China should do to North Korea what the US did to Grenada — invade
A half starved North Korean army is unlikely to prove much resistance to modern Chinese forces. Let’s clear out the odious people seeding a global conflict
The 3,000-metre runway of Point Salines Airport was wildly excessive for the twin-turboprop that dropped me on the sleepy island of Grenada in 1986. It was sleepy then - but just 30 months earlier it had been invaded by an American and Caribbean-led coalition.
The airport was impressive – built for Russian and Cuban supply aircraft. The big road built by the Americans to the capital of St Georges for the victorious visit of President Reagan was even more impressive – until I realised it was the only one of its kind on the island.
It was a good invasion, removing the revolutionary government that had taken power by force from the previous revolutionary prime minister, who had taken power by force, and who they had executed.
The invaders restored a stable political system, completely removing the global stress and tension caused by the bad guys, laid the ground for a good economy – and the invading powers we out within three months.
Grenada reverted back to its sleepy nature and is now a successful democracy and tourist-led economy. It is growing at around 3 per cent per annum and boasts a per capita income not far below China.
North Korea is the most risky geopolitical situation since the Cuban crisis could have sparked superpower war. For 25 years the North Korean situation has slowly warmed and bubbled, like a frog in a pot that doesn’t realise the water has warmed until it has boiled.
The Security Council met on Monday night and even China is criticising the Hermit Kingdom. North Korea has deliberately flouted China’s calls for moderation. It is no wonder that a former American ambassador to China has reported the personal antipathy that President Xi Jinping has for Kim Jong Un.
Yet China still wants to keep Kim in place as a buffer in fear of what might come next – even though that may be Chinese air and groundwater polluted by radiation. Sanctions have not worked for a generation – Kim and his army will continue to eat well, while his people eat grass.
My job is not to say what people should do – even the Secretary General of the United Nations seems unable to do that.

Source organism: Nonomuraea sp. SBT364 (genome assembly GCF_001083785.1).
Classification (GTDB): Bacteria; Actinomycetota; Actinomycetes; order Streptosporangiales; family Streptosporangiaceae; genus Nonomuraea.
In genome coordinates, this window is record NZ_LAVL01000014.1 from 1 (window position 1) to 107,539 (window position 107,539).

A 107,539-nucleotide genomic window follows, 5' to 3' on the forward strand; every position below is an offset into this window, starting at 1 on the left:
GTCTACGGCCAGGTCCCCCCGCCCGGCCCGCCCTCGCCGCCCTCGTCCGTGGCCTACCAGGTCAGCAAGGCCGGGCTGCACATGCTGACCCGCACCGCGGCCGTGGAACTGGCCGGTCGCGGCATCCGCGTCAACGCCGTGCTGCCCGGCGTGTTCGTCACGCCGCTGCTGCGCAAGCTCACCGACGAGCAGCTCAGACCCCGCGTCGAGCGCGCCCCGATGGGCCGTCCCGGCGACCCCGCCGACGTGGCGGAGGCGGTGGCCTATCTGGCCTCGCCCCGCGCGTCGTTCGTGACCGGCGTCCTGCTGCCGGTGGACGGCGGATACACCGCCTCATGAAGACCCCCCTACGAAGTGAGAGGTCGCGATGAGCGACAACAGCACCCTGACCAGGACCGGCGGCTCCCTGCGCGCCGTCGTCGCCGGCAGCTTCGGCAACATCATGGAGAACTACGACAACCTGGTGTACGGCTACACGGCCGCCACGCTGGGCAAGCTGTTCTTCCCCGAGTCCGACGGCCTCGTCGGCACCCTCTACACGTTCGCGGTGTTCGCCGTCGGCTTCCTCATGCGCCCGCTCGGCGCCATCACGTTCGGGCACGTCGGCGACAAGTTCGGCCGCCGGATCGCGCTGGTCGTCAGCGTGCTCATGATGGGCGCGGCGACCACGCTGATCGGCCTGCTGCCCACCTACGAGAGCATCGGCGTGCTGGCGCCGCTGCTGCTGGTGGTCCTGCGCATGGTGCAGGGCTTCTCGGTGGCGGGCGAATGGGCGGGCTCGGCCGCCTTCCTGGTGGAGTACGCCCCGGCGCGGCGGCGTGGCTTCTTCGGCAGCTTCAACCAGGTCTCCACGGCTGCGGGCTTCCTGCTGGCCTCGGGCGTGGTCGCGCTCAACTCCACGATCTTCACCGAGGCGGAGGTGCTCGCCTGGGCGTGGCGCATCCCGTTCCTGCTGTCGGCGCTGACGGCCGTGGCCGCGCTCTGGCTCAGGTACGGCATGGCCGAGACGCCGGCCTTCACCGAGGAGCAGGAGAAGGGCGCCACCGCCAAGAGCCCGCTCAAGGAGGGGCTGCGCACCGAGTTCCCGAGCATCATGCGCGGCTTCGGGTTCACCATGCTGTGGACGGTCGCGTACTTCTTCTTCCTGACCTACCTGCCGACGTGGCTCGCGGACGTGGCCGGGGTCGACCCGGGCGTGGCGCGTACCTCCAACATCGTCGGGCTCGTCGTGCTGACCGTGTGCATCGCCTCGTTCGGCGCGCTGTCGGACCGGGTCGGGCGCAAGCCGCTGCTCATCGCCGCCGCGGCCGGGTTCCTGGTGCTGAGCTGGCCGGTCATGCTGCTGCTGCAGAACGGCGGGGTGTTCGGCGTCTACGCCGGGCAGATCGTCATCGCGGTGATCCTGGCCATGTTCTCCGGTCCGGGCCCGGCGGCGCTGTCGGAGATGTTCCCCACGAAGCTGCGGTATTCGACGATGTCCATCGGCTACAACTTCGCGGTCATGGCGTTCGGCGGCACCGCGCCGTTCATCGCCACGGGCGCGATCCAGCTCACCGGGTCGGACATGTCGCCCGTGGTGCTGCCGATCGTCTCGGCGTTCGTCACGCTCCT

However we can say what we think will happen. The end game is that an unchecked North Korea will soon be able to marry a launch vehicle, a guidance system and a nuclear weapon. A man who is prepared to launch a missile over a third country’s airspace and who has brutally murdered his brother and uncle is likely to launch a pre-emptive strike against the US.
This third generation sheltered child may well believe that he can knock out the US with a single blow.
But the US cannot afford even the threat of a west coast city being attacked or irradiated in the interests of calm.
That opens the clear possibility of a US conventional pre-emptive strike on Kim’s nuclear facilities. Better a Korean peninsula in flames than San Francisco. The first responsibility of a nation is to defend the homeland.
A strike on Pyongyang would be very damaging for China’s prestige and credibility yet it takes little to imagine China’s actions if Beijing or Shanghai were threatened. For the US it is unavoidable; it would not be an exercise in power but an exercise in defence. They have no choice.
But the other way is the Grenada option... an invasion by China. A half starved North Korean army is unlikely to prove much resistance to modern Chinese forces. Clear out the odious people seeding a global conflict, sort out the politics (almost anything is better than the present), and move out.
The North Koreans would be able to feed themselves and maybe enjoy some of China’s prosperity.
China will have preserved their buffer state and better still would have burnished their credentials for mature and balanced global intervention. It might even become the dawn of Pax Sinologica
The markets have reacted in rather a sanguine manner were we are on the cusp of war; the Seoul stockmarket is only 5 per cent off it’s recent highs.
As we have observed before, there is no point investing for Armageddon. While tension exists, the markets will still fall on North Korean threats but action against North Korean has proved popular with markets. Be sure that if China did invade, markets would go up – once again proving Nathan Rothschild right, “buy on the sound of cannon fire…”
Richard Harris is a veteran investment manager, banker, writer and broadcaster, and financial expert